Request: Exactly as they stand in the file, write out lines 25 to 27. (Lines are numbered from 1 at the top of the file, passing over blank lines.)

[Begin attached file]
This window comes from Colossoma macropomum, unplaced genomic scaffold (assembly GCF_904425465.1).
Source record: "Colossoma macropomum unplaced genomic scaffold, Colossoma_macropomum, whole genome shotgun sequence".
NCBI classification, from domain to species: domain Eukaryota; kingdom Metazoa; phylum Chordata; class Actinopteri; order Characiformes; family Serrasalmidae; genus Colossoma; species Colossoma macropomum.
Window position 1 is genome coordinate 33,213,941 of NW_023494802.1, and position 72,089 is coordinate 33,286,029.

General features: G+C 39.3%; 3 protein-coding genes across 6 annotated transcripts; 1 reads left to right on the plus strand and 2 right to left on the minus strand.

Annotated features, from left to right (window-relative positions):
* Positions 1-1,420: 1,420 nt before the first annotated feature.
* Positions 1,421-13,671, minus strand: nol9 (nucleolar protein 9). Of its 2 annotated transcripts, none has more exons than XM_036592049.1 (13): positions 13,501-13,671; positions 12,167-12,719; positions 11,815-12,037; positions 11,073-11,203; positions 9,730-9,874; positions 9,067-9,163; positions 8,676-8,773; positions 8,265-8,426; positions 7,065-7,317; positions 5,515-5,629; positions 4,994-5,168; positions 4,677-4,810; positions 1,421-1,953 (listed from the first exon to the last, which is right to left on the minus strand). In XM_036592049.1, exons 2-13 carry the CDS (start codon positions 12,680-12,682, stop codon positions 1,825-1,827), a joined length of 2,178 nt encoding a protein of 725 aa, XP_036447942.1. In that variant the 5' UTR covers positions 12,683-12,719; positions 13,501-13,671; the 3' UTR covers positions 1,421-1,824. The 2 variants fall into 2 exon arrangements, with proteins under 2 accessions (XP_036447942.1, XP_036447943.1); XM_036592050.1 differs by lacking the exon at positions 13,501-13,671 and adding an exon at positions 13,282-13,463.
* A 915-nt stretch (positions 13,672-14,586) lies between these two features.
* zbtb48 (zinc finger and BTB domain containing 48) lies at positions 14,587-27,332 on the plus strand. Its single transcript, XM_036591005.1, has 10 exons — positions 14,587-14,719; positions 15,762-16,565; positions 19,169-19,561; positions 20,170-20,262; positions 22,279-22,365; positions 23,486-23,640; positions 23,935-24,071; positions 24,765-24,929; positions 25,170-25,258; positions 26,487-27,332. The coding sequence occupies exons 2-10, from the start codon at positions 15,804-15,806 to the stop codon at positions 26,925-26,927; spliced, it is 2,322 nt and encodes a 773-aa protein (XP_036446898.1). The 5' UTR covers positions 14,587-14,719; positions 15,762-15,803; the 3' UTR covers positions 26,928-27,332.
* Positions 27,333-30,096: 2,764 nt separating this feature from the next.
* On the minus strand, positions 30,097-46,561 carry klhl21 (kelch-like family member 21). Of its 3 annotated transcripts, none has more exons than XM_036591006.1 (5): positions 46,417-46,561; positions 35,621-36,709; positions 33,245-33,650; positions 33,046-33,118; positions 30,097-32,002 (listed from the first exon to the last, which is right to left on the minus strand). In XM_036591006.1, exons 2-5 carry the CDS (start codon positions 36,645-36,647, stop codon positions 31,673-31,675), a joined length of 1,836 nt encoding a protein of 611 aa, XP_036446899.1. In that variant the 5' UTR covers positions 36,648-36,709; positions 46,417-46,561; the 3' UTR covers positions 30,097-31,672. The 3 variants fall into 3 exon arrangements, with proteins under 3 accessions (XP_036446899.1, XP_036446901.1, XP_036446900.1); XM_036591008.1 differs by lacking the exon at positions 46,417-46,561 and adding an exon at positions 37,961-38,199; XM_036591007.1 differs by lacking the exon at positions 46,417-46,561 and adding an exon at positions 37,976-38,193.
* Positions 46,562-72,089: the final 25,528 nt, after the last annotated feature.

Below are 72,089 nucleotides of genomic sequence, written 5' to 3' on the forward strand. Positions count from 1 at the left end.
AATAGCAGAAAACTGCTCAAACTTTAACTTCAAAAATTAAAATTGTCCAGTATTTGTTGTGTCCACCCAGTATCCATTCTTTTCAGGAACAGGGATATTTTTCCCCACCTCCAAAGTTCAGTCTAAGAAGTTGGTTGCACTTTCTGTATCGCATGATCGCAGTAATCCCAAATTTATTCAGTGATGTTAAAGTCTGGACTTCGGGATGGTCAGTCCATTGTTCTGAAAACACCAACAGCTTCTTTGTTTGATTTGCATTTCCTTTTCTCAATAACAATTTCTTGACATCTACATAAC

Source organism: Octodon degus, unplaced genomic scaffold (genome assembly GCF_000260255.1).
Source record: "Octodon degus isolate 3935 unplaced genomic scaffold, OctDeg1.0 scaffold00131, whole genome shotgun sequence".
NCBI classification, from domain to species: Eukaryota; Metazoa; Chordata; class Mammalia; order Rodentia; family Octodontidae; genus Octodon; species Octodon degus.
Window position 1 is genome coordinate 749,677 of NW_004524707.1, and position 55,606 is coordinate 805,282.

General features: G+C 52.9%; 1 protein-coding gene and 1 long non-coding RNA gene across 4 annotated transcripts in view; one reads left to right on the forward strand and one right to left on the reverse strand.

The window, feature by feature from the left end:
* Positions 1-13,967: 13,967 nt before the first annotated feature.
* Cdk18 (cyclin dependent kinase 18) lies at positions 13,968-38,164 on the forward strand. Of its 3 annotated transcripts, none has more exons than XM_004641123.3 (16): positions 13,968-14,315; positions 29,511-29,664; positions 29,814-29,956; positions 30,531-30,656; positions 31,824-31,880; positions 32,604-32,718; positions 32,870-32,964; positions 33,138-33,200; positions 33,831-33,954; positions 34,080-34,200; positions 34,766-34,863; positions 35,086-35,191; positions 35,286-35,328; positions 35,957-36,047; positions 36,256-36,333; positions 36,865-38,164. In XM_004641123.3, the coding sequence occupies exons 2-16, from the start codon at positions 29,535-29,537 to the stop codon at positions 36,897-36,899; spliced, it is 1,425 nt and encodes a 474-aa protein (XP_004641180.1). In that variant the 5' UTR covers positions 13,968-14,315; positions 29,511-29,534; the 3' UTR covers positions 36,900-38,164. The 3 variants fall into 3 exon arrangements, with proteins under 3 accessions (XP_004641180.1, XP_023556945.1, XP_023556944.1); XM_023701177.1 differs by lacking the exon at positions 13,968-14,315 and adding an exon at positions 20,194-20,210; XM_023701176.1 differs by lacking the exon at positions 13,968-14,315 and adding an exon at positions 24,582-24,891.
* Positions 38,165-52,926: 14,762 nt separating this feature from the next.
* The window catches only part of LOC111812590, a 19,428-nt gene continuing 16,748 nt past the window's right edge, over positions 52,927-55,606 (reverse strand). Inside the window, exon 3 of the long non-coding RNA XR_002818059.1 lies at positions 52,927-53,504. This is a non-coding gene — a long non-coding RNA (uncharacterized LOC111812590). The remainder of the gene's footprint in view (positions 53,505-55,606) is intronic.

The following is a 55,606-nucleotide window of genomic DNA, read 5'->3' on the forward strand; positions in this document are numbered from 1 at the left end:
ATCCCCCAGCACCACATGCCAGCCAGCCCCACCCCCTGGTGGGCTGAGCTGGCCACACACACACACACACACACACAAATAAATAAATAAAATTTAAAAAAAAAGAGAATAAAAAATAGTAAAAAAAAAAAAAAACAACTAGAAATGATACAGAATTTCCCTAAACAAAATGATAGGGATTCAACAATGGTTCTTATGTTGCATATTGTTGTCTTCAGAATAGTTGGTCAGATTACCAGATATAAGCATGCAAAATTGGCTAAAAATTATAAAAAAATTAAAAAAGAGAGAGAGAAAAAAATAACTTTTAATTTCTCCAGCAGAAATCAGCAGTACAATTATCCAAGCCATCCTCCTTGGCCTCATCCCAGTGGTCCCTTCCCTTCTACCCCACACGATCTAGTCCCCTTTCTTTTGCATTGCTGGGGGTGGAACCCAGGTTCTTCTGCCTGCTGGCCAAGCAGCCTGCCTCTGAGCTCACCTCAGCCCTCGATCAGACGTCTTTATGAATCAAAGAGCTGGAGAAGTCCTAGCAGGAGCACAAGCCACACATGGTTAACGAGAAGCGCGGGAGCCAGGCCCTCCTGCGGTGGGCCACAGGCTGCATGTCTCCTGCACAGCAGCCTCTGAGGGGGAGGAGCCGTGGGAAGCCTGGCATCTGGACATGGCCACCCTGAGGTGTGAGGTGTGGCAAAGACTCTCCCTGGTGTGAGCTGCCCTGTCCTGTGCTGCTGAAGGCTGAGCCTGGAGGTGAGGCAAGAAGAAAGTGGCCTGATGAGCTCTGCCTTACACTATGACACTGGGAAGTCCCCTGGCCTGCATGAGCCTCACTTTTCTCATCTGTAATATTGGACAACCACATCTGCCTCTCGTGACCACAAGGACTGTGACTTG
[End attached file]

* The window catches only part of LOC111812590, a 19,428-nt gene continuing 16,748 nt past the window's right edge, over positions 52,927-55,606 (reverse strand). Inside the window, exon 3 of the long non-coding RNA XR_002818059.1 lies at positions 52,927-53,504. This is a non-coding gene — a long non-coding RNA (uncharacterized LOC111812590). The remainder of the gene's footprint in view (positions 53,505-55,606) is intronic.

The following is a 55,606-nucleotide window of genomic DNA, read 5'->3' on the forward strand; positions in this document are numbered from 1 at the left end:
ATCCCCCAGCACCACATGCCAGCCAGCCCCACCCCCTGGTGGGCTGAGCTGGCCACACACACACACACACACACACAAATAAATAAATAAAATTTAAAAAAAAAGAGAATAAAAAATAGTAAAAAAAAAAAAAAACAACTAGAAATGATACAGAATTTCCCTAAACAAAATGATAGGGATTCAACAATGGTTCTTATGTTGCATATTGTTGTCTTCAGAATAGTTGGTCAGATTACCAGATATAAGCATGCAAAATTGGCTAAAAATTATAAAAAAATTAAAAAAGAGAGAGAGAAAAAAATAACTTTTAATTTCTCCAGCAGAAATCAGCAGTACAATTATCCAAGCCATCCTCCTTGGCCTCATCCCAGTGGTCCCTTCCCTTCTACCCCACACGATCTAGTCCCCTTTCTTTTGCATTGCTGGGGGTGGAACCCAGGTTCTTCTGCCTGCTGGCCAAGCAGCCTGCCTCTGAGCTCACCTCAGCCCTCGATCAGACGTCTTTATGAATCAAAGAGCTGGAGAAGTCCTAGCAGGAGCACAAGCCACACATGGTTAACGAGAAGCGCGGGAGCCAGGCCCTCCTGCGGTGGGCCACAGGCTGCATGTCTCCTGCACAGCAGCCTCTGAGGGGGAGGAGCCGTGGGAAGCCTGGCATCTGGACATGGCCACCCTGAGGTGTGAGGTGTGGCAAAGACTCTCCCTGGTGTGAGCTGCCCTGTCCTGTGCTGCTGAAGGCTGAGCCTGGAGGTGAGGCAAGAAGAAAGTGGCCTGATGAGCTCTGCCTTACACTATGACACTGGGAAGTCCCCTGGCCTGCATGAGCCTCACTTTTCTCATCTGTAATATTGGACAACCACATCTGCCTCTCGTGACCACAAGGACTGTGACTTG